Yesterday Facebook showed off their much-hyped Facebook Home, and the HTC First, a mid-range smartphone that showcases the project by putting it front-and-center on the device. The reaction has been somewhat mixed.
Everyone seems to agree some extreme users (“read: fanatic“, as CNET’s +Jessica Dolcourt says) of Facebook may love it. Assuming it’s good, which let’s be honest, Facebook’s track record for quality apps is nothing to write home about.
Less certain is why anyone else would want Facebook Home, or why anyone would be excited by a midrange smartphone from a failing OEM that has been reduced to throwing spaghetti at the wall.
Facebook Home is likely to go down as the biggest waste of talent and resources in the history of Mark Zuckerberg’s company. The challenges facing it are virtually insurmountable, and in the end it seems to offer nothing of real value to the Facebook ecosystem from an End-User perspective.
Facebook Home faces some the major challenges.
1. Will Users Want It?
The likely answer is: some, yes, but probably not many. Think about the average user, not power users who already like to fool around with Android skins. Facebook Home forces the user to relearn their phone fundamentally. And with Facebook’s proclivity for changing their look and feel, and the fact that neither phones nor Android are either their core strength or their business, the risk of waking up one morning to find your phone has changed look and feel without warning or guidance, perhaps dramatically, is hard to ignore. Again, Facebook’s core business isn’t an OS, it isn’t making a great UI for general smartphone use, it’s building a UI for their own social network.
In any event, how many people are clamoring for All Facebook, All The Time, In Your Face 24/7 from Lockscreen to Homescreen and Beyond? I’d wager not many.
2. Will Google Allow It?
It’s doubtful Google can stop their OEM partners from skinning phones with Facebook Home. Many already use their own skins. It’s hard to see, however, that in its current form Google will allow Facebook Home as a standalone app in the Play Store. If they attempt updates outside the Play Store, which they’ve tried before, Google will almost certainly change their policies to prevent it.
It’s also a potentially sneaky move: after a while, Facebook could launch their own app store, and retroactively remove the Play Store from your device on which it is already installed, and Google would be powerless to block future updates in retaliation. At any rate nothing prevents Google from changing their policies in the future. Trying to plant your flag in enemy territory is hard when it depends on them allowing you to.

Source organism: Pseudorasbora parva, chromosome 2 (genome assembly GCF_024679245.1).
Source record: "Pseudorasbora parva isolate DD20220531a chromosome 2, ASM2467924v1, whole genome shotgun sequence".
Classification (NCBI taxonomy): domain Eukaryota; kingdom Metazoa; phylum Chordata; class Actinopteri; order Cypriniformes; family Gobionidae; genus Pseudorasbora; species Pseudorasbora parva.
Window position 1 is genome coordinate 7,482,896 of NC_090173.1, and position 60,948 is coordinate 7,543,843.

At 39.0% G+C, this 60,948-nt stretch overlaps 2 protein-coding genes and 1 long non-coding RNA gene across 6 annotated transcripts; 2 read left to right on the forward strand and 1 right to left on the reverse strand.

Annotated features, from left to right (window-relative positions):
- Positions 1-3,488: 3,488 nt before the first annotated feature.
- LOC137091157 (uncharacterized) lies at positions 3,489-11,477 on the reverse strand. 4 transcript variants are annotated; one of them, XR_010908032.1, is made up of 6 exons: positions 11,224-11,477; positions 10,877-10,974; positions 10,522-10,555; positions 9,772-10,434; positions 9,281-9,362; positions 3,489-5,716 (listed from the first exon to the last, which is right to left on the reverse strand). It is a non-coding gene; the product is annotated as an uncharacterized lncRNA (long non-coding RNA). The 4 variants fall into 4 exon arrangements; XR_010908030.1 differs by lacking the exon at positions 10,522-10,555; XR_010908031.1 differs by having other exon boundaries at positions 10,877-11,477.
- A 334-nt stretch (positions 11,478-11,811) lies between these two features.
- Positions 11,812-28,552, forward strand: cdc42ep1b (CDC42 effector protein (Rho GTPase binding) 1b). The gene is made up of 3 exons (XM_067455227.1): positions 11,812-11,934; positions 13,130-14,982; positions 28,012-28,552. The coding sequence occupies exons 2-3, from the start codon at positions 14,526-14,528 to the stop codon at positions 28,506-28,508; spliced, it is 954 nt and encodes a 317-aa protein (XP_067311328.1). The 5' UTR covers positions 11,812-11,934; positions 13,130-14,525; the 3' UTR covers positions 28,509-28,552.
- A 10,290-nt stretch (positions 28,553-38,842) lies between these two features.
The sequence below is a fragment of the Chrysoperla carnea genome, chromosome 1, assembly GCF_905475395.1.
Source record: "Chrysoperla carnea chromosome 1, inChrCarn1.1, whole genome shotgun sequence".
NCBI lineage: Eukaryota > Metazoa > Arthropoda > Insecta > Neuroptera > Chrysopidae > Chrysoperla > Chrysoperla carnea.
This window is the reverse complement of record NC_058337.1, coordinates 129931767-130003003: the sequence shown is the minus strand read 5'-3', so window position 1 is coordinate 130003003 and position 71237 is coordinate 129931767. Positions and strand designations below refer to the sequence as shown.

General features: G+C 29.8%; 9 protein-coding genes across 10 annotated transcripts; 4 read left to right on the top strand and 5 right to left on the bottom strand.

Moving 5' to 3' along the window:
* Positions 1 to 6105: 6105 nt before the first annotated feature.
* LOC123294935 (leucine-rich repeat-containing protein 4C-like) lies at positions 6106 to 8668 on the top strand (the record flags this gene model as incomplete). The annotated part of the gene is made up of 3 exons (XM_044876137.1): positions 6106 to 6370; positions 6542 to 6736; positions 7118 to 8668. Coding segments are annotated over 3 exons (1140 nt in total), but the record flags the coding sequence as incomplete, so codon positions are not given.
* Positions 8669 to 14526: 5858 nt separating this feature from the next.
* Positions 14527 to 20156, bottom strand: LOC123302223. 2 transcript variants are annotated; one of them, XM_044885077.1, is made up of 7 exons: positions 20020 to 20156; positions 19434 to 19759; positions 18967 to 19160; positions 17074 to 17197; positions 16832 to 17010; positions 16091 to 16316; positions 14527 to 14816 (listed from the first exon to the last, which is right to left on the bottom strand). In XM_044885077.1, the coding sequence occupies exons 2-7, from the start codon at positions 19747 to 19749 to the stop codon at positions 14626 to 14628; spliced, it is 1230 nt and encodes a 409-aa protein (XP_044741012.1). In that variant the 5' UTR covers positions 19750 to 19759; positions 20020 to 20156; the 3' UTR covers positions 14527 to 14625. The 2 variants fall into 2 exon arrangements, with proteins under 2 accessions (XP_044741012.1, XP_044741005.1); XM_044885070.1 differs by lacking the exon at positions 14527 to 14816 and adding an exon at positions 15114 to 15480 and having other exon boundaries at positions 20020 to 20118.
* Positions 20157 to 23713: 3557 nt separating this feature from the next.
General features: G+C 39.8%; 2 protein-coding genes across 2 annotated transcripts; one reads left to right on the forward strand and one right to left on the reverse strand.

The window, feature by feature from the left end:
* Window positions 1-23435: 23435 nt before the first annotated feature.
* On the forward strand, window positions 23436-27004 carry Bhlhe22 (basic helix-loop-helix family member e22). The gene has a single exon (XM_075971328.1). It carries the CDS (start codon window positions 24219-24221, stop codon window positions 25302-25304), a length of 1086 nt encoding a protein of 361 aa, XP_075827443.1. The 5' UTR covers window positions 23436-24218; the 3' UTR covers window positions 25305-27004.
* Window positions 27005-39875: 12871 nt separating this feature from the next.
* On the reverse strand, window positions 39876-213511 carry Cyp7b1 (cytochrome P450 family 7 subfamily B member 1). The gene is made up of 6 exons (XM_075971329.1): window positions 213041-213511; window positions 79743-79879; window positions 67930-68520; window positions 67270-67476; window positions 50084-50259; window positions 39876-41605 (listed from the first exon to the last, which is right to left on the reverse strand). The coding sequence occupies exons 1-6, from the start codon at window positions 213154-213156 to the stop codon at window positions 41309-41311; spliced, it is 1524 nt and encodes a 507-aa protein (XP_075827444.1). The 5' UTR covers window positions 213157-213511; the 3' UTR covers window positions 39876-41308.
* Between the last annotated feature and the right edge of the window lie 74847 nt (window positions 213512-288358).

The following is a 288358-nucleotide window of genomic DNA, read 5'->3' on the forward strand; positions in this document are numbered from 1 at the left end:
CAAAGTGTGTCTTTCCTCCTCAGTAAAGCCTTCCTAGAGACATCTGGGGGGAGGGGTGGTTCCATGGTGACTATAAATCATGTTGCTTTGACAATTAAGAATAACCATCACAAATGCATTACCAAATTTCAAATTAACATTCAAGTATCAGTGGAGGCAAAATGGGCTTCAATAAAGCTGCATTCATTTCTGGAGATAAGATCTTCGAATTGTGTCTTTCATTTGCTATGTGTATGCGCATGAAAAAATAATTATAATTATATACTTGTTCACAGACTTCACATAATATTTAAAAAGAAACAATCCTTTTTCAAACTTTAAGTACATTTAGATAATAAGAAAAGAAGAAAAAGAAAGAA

3. Will OEM’s Promote It?
In a word: not really. Oh sure, HTC and Samsung and maybe some others might make a phone here and there preinstalled with Facebook Home, but on the one hand they will continue to promote their own flagships, the One, the S, the Optimus, etc… Those phones differentiate them, whereas a Facebook Home phone homgenizes them at least on the software side. The only reason OEM’s will make this, apart from the possibility of leveraging an ad revenue sharing agreement as they have with Google, is to gain leverage for future ad revenue sharing negotiations with Google. OEM’s don’t want a one-horse platform race (unless it’s their own platform) because that gives another company all the leverage. A lesson learned from Microsoft.
And unlike Google, whose Android platform allows nearly endless customization whose vision is not entirely controlled by Google, Facebook alone controls the direction Facebook Home will take. This ensures it will never be their favorite choice. This also applies to #4 below.
4. Will Carriers Promote It?
Again, not really. Carriers like to promote either phones that will differentiate them, or in a few cases a big flagship involving a co-marketing effort like the Galaxy S III. Facebook doesn’t have Samsung or even Google’s budget for co-marketing (nor have they proven they can sell retail effectively through their site), which will strand it on non-flagships that also aren’t carrier favorites.
5. Will It Be Any Good?
Not if Facebook’s current offerings for Android and iOS are any indication. They have made definite improvements, but the apps are still slow and buggy, with new features and redesigns slow to roll out, and they still don’t have an app optimized for a tablet on any platform. It’s hard to believe we can leap from crummy apps to stellar skin without completing the intervening stages.
Martk Zuckerberg once said that making a Facebook phone would not be in his company’s best interests. I would argue that compared to Facebook home it might have been. Learning the ins and outs of the complex relationship between an OS maker, smartphone OEM’s, and the carriers might have informed them of the many difficulties that would attend a project like Facebook Home. They might have understood why Android’s openness is its virtue (not because Facebook can exploit it, but because carriers and OEM’s increasingly prefer it). They might have learned the responsibility that comes with ensuring your UI be first and foremost a good interface for its most basic functions.
It’s certainly hard to see how Facebook Home is the direction Facebook should be headed in, apart from a shortsighted desire to try anything to shove more ads on more screens more of the time. This is not a project for Facebook users, this is for Facebook advertisers, and until Facebook returns to putting users first I fear they will continue in this direction.
I love technology and how it changes our lives. There’s something almost spiritual about how new technologies connect and empower us. And it’s really cool, too.